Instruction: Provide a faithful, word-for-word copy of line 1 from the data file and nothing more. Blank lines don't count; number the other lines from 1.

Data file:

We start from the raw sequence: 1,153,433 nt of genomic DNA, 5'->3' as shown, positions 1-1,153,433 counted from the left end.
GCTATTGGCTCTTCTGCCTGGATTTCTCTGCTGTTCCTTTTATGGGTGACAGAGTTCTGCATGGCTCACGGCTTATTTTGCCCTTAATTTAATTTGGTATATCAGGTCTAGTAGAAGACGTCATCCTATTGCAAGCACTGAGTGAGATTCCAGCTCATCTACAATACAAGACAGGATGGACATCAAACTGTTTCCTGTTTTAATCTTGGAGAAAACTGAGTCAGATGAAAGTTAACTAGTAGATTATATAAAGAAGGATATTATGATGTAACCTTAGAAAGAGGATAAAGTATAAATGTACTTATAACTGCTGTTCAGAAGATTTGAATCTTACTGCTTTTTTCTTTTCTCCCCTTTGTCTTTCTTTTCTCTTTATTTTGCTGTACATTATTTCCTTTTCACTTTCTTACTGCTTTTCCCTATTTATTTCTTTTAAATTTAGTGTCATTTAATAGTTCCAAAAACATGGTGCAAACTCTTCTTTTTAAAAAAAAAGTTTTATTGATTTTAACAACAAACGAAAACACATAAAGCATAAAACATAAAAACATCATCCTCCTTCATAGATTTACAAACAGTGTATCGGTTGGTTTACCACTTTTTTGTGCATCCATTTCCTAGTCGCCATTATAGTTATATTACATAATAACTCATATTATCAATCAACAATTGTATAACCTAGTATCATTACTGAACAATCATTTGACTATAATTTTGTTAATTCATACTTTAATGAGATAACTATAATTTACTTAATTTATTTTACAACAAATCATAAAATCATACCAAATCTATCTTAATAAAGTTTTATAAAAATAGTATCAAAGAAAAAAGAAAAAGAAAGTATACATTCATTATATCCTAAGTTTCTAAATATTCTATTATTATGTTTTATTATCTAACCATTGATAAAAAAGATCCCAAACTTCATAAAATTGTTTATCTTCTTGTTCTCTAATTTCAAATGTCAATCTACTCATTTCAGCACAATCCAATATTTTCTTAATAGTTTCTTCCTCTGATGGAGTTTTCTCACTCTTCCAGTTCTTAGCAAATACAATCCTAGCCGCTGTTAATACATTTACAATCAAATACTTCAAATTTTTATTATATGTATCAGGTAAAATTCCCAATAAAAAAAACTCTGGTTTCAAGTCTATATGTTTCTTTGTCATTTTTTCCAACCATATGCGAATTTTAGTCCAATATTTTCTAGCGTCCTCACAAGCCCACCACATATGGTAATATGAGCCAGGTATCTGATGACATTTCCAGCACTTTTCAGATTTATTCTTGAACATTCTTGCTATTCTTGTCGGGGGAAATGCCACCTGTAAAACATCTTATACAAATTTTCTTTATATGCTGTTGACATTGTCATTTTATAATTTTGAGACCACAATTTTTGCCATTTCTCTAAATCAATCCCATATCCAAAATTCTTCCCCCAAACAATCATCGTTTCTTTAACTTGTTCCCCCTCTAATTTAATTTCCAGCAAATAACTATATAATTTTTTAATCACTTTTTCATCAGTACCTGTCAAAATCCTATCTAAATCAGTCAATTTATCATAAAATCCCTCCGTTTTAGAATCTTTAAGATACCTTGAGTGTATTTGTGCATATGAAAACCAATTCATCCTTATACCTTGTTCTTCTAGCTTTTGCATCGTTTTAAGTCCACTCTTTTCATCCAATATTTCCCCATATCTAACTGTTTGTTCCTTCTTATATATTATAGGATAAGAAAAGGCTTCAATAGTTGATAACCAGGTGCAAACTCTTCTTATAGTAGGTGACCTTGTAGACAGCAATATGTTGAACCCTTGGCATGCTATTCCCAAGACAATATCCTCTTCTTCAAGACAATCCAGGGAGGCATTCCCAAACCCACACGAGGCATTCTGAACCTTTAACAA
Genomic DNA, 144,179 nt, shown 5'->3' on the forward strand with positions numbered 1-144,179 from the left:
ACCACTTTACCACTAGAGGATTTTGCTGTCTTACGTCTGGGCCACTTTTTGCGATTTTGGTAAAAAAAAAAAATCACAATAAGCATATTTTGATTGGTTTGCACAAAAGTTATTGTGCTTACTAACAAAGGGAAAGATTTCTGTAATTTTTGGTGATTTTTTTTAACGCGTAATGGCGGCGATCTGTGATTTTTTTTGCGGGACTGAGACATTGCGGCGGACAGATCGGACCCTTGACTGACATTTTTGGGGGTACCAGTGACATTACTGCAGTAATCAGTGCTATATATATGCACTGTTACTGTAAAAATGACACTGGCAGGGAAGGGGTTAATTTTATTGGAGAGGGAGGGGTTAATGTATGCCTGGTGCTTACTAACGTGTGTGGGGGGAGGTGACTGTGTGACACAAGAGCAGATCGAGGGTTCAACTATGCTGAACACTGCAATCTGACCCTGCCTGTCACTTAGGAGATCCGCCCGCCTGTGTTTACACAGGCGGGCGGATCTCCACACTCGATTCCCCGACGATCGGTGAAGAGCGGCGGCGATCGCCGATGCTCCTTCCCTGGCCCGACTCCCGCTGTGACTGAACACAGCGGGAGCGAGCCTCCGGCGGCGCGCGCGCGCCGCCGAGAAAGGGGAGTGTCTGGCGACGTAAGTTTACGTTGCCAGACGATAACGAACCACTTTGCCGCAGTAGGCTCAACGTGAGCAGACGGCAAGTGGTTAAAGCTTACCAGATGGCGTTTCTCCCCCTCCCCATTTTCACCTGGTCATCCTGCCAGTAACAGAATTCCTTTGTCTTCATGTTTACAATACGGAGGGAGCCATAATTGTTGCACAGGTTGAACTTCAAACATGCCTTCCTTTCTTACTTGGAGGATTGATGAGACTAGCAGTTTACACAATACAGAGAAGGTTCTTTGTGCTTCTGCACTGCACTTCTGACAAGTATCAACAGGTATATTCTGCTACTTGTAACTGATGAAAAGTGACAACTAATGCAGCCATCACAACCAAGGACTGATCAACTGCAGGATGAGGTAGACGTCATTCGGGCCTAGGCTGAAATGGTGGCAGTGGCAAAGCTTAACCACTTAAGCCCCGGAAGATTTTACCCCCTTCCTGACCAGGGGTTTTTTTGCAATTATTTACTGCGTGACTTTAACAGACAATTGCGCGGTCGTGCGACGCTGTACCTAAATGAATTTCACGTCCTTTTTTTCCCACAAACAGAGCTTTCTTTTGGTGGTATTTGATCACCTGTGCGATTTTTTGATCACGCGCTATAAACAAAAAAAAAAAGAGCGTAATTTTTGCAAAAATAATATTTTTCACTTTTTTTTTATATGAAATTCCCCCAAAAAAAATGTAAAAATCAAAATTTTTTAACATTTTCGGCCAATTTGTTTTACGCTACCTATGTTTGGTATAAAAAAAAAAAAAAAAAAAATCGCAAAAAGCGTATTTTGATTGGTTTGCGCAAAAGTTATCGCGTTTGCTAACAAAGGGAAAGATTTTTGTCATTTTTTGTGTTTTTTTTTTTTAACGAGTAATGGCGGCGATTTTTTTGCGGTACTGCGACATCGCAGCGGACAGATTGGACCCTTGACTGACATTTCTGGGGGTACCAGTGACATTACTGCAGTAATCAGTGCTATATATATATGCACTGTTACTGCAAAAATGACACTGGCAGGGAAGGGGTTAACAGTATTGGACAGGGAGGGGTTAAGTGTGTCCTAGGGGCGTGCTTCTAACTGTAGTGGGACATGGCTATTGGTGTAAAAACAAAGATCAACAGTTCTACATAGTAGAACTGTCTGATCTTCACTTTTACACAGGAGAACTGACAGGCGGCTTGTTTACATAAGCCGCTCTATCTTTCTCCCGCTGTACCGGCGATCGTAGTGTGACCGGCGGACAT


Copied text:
We start from the raw sequence: 1,153,433 nt of genomic DNA, 5'->3' as shown, positions 1-1,153,433 counted from the left end.